by Yaryna Kobryn –
My passion for local markets lead its way through the street markets in Asia – each of those reflecting the peculiarities of culture and daily lifestyle of the locals: the hustle of floating markets in Bangkok, Thailand, the charm of night markets in Luang Prabang, Laos, the chaos of markets in India and the horror exhibits of the market streets in Hanoi, Vietnam – all of them have their unique, authentic atmosphere, reflecting the local life itself – and serving the mirror of what people cook, what they eat, how they communicate.
Therefore the first moment I stepped into the Turkish bazaar, I had the only thought: the life is happening here. You can feel it miles from the market itself – the loud shouts of the sellers lead your way to the bazaar – so you just follow the increasing mixture of noises and exquisite smells – from citruses and bread to spices and fish.
The market has its own dynamics, both coherent and chaotic in its nature – as the flow of people move from the stall to stall, you, immersing yourself in this crowd, feel a part of this intuitively structural movement that forms and then disintegrates by the end of the market as instantly as it was created. And, making your way through in an attempt to reach for a piece of cheese or olive to taste, you have nothing to do but to sway yourself among the people, multiply feeling your bag or your entire body stuck between the crowd. The market stalls, resembling more of the exhibitions with their pyramids of tangerines and mosaic of fruit organized on the stalls, both allure and admire, and make the one feel a true local life.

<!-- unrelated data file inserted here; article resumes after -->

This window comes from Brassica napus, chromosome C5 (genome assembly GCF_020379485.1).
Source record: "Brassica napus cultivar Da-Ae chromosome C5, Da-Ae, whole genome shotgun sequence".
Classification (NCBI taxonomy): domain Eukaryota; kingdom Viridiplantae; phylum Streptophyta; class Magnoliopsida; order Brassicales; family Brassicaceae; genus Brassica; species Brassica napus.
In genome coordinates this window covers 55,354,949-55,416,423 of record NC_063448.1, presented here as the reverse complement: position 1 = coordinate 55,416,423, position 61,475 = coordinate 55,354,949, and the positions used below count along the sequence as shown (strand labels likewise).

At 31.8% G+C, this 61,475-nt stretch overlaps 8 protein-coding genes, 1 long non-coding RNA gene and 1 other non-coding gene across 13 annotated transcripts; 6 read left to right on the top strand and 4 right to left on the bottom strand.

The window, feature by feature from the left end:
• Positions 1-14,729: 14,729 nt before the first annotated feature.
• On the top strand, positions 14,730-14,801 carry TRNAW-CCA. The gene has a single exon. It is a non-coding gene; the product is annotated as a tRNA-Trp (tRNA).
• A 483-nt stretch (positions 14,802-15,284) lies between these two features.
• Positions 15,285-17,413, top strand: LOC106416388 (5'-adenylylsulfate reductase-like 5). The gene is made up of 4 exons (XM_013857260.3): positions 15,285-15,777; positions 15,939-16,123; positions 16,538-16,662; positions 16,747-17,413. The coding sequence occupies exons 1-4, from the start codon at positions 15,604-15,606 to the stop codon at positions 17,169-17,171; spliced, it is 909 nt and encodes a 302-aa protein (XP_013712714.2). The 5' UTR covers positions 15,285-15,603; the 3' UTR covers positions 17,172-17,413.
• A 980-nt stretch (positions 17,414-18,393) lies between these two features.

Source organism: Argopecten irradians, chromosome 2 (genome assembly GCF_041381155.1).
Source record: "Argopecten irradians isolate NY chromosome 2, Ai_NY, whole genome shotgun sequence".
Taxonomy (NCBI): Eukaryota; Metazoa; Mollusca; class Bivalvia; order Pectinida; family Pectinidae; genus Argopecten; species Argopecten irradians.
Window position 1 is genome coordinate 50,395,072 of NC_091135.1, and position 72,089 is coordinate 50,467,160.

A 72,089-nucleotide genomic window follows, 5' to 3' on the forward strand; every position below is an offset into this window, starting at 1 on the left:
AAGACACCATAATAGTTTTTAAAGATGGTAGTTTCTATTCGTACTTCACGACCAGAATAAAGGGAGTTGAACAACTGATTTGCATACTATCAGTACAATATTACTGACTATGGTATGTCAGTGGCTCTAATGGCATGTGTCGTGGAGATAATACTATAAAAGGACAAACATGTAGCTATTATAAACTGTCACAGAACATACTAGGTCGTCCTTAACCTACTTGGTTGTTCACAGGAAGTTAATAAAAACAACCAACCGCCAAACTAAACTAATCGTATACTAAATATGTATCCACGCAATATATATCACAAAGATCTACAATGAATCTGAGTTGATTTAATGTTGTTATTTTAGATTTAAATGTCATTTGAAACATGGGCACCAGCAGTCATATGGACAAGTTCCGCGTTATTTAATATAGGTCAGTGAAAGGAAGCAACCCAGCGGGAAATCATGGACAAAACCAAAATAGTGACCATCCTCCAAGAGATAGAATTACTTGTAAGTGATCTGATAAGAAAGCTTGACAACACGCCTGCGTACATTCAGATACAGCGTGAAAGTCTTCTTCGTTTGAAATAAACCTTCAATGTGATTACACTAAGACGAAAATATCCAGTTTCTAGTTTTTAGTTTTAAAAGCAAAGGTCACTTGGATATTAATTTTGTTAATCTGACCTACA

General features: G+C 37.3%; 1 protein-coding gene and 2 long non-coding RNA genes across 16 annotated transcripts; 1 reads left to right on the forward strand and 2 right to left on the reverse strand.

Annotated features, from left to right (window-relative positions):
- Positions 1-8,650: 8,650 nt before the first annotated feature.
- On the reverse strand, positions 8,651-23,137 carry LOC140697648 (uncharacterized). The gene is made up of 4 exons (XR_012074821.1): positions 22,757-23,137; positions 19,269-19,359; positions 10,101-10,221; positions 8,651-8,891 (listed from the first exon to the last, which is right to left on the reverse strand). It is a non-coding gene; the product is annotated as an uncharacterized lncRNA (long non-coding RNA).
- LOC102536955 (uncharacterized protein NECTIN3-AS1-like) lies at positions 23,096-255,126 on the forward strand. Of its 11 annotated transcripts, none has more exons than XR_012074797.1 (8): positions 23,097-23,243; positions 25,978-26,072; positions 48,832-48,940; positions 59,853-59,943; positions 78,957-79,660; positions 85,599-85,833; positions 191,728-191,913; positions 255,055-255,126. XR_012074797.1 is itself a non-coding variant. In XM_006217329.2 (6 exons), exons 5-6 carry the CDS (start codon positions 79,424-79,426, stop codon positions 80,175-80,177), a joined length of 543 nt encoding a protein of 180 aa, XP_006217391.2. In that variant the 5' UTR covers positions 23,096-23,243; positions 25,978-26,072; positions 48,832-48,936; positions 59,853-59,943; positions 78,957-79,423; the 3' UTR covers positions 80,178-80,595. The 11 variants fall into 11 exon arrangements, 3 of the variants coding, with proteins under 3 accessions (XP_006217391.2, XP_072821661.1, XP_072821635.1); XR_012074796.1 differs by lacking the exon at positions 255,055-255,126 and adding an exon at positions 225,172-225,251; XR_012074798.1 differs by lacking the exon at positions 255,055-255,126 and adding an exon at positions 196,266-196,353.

Besides a deeply aesthetic feeling of harmonic chaos around, the bazaar obtain a deeply practical feature: everything here is a waaaay cheaper than it can be anywhere found. 1kg of grapefruit for 0,30 Euro, 3 kg of tangerines for 0,80 Euro, 2kg of carrots for 0,50 Euro, 1 kg of oranges for 0,35 Euro – all these prices make the head goes round and you don’t realize what happens t ill you find yourself by the exit of the market with around of 10 kilograms of fruit in your hands.
After bazaar experience, food shopping cannot be the same, I assure you. Buying 2 apples or oranges in the supermarket the same price as 1kg of them on the market? No, thank you, I’ll better get to the local market for the conversation with the vendors, nodding and smiling to their Turkish (having no idea what they are talking about) mixed with the attempts to bargain – another inherent feature of the bazaar itself that kicks you out of any kind of comfort zone which has been ever left in you. Felt like begging at first and taking great efforts to step over one’s own feeling of uneasiness and self-pride, the practice of bargaining brings a special flavor to it with the time, opening the way to interact and connect with others, as if setting another junction point with the local culture itself.